Hello everyone. Apologies for the delay between updates. A number of factors have been getting in the way of my ability to write stuff to put up here recently, most notably National Novel Writing Month, which I intend to write about at greater length at some point.
One of the factors is that I have been going through a bit of a rough patch lately, and I have found it difficult to motivate myself to write anything at all, let alone blog posts.
I was given a piece of advice a while ago, and that if you are struggling with depression it can often help to look to the positives in your life as a means of beginning to drag yourself up out of the doldrums to help get you to a place where you can be happy about yourself again.
With this in mind a thought came to me the other day. Most of the people reading this will likely know that in 2005 I was diagnosed with and treated for Acute Lymphoblastic Leukaemia. I’ve never been one to use my illness as a crutch or an excuse except in circumstances where an after effect of the illness or treatment (which was, in many ways, worse than the condition) were genuinely the cause of my inability to meet a commitment.
In fact I’ve always tried to have the most positive attitude possible regarding the whole thing and, besides having joints that an 80 year old would be ashamed of, I’ve not come out of the whole thing too badly really. Honestly I am mostly just glad to be alive.
This wasn’t always necessarily guaranteed however, as, at some point at the end of June/beginning of July 2005 I was put under sedation, which is one or two steps short of being placed in an artificial coma.
The previous week I had undergone total body irradiation as the final major. part of my treatment programme. Nuking the whole body like that does rather put paid to the immune system, and I was warned that I would, while it recovered, be very susceptible to infection.
Despite the best efforts of the hospital staff I rather inevitably caught pneumonia. My temperature went well over 40 degrees, and let me tell you, when that happens you start to hallucinate some weird shit, like seven hour episodes of Emmerdale.
I don’t remember any of this, hence why I am a bit sketchy about the exact dates it all happened, but I can only assume I went full Exorcist, speaking in tongues, rotating my head 360 degrees and floating several feet above the bed, so they made the decision to sedate me for my own safety. Or so I didn’t possess any of the doctors or something. Let’s go with the second one.
Those of you that have had pneumonia, or know someone that has, will know that it can really just gut your body, so you can imagine how dangerous it is for someone whose natural defences have decided to do one. At some point during my two weeks of sedation my lungs failed and for a while stubbornly refused to get their shit together and work again.
A little known statistic that a doctor told me is that if one of your organs fails then you have a 95% chance of it recovering and surviving. If its compatriots start coming out in solidarity, however, your chances of pulling through drop to 5%.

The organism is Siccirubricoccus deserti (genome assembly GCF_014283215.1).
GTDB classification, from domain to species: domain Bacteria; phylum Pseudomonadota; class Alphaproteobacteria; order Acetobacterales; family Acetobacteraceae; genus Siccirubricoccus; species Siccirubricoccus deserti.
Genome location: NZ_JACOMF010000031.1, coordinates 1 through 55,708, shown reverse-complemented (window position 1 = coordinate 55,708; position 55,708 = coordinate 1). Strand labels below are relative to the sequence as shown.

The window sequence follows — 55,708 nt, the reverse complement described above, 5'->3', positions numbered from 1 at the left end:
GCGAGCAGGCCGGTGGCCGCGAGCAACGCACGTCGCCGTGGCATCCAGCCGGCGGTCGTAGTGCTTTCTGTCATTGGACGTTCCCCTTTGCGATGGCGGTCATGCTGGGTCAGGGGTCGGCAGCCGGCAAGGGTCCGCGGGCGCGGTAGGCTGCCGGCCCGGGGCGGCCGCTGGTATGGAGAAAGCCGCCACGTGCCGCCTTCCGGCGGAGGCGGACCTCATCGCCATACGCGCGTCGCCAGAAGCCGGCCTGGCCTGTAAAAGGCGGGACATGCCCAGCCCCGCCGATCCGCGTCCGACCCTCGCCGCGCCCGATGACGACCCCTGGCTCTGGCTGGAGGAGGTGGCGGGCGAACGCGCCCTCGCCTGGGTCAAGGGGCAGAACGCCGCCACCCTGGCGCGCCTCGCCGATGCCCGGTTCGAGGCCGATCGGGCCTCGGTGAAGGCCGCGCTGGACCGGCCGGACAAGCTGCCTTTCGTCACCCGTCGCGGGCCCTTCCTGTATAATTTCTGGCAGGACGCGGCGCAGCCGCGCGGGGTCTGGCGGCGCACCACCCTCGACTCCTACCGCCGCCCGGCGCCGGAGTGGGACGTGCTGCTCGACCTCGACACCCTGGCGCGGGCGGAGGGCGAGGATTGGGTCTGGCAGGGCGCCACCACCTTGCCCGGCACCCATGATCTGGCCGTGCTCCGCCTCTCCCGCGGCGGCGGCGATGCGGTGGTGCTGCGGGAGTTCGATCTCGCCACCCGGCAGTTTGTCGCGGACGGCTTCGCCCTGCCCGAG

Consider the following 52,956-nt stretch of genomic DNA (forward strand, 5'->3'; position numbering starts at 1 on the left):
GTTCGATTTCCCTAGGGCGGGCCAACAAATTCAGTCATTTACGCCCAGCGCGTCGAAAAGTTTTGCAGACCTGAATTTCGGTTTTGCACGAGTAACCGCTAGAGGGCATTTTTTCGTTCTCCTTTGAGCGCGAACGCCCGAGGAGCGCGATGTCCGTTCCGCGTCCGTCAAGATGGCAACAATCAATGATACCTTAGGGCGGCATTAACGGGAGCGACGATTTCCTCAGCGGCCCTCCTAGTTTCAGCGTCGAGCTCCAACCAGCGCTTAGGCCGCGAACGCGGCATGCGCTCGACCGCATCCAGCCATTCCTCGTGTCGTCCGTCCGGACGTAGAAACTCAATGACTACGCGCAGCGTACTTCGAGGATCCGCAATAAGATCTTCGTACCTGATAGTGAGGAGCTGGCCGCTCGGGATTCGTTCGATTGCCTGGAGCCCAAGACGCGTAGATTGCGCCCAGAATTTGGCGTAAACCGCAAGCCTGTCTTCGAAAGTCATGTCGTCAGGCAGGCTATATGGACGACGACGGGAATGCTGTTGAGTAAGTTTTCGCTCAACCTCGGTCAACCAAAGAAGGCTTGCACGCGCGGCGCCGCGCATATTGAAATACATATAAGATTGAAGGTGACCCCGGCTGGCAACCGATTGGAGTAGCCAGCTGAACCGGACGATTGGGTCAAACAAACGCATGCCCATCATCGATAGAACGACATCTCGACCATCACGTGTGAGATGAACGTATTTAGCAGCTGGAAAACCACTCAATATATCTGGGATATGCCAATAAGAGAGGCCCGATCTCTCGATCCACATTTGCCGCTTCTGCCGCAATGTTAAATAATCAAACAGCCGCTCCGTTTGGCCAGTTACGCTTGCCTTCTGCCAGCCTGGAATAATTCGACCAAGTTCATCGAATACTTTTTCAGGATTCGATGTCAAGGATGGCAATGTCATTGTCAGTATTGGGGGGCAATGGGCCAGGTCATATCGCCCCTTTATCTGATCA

At one point during this time my parents were told by one of the doctors in the ICU that if my lungs didn’t recover within two days it would pretty much be curtains, and no encore.
Obviously this didn’t happen as I am here to tell the tale, but waking up to be told that you had effectively been given two days to live is a bit of an eye opening moment in your life.
This fact came up in a conversation at work the other day (we’re a sickly bunch) and it got me wondering how long exactly it had been.
Well, I can’t be 100% certain due to the ambiguity of dates and the fact that I was basically in a coma when this call was made, but I can say with absolute certainty that within the last month it passed the 3000 day mark.
3000 odd days ago death came knocking, and rather than go along willingly I told him his shoe was untied and kicked him in the knackers when he wasn’t paying attention.
I recall someone once getting outraged at the suggestion that cancer is a ‘fight’ because it implied that the people that didn’t make it, the ones that just couldn’t beat the thing, hadn’t tried hard enough or something.
As anyone who has had cancer, or has seen someone they love go through cancer treatment will know, it is a fight. You have to fight every day because if you give up you can be damn certain that it will eat you alive, quite literally.
There is absolutely nothing wrong with giving up. Some people just do not have the energy to do it, or they feel that their lives are fulfilled enough that they can go to their end satisfied. For some people the horrors of going through radiotherapy or chemotherapy to potentially tack another couple of years of poor quality life isn’t worth it.
But fighting gives people a chance. Not everyone that fights will win, because after all no-one said it was a fair fight. But some will survive, against all the odds, and live on to fight another day. I am fortunate enough to be one of those people, but there are those who were close to me that weren’t, including my own mother.
So from now on when I can only see the negatives in life I’ll turn to the one positive that, as long as I am alive will only become more and more amazing. If you are in a similar situation I can only advise you to do the same. Because if death comes calling for me again, and he will, I’ll be ready this time, because I’ve already lived 1500 times longer than I should have. And he can fucking bring it.
Finally, I would like to finish this post with the words of Julian Dreyer of La Dispute:
“And sing for all your friends and family; sing for those who didn’t survive.
But sing not for their final outcome; sing a song of how they tried.
We live amidst a violent storm; leaves us unsatisfied at best,
So fill your heart with what’s important, and be done with all the rest.”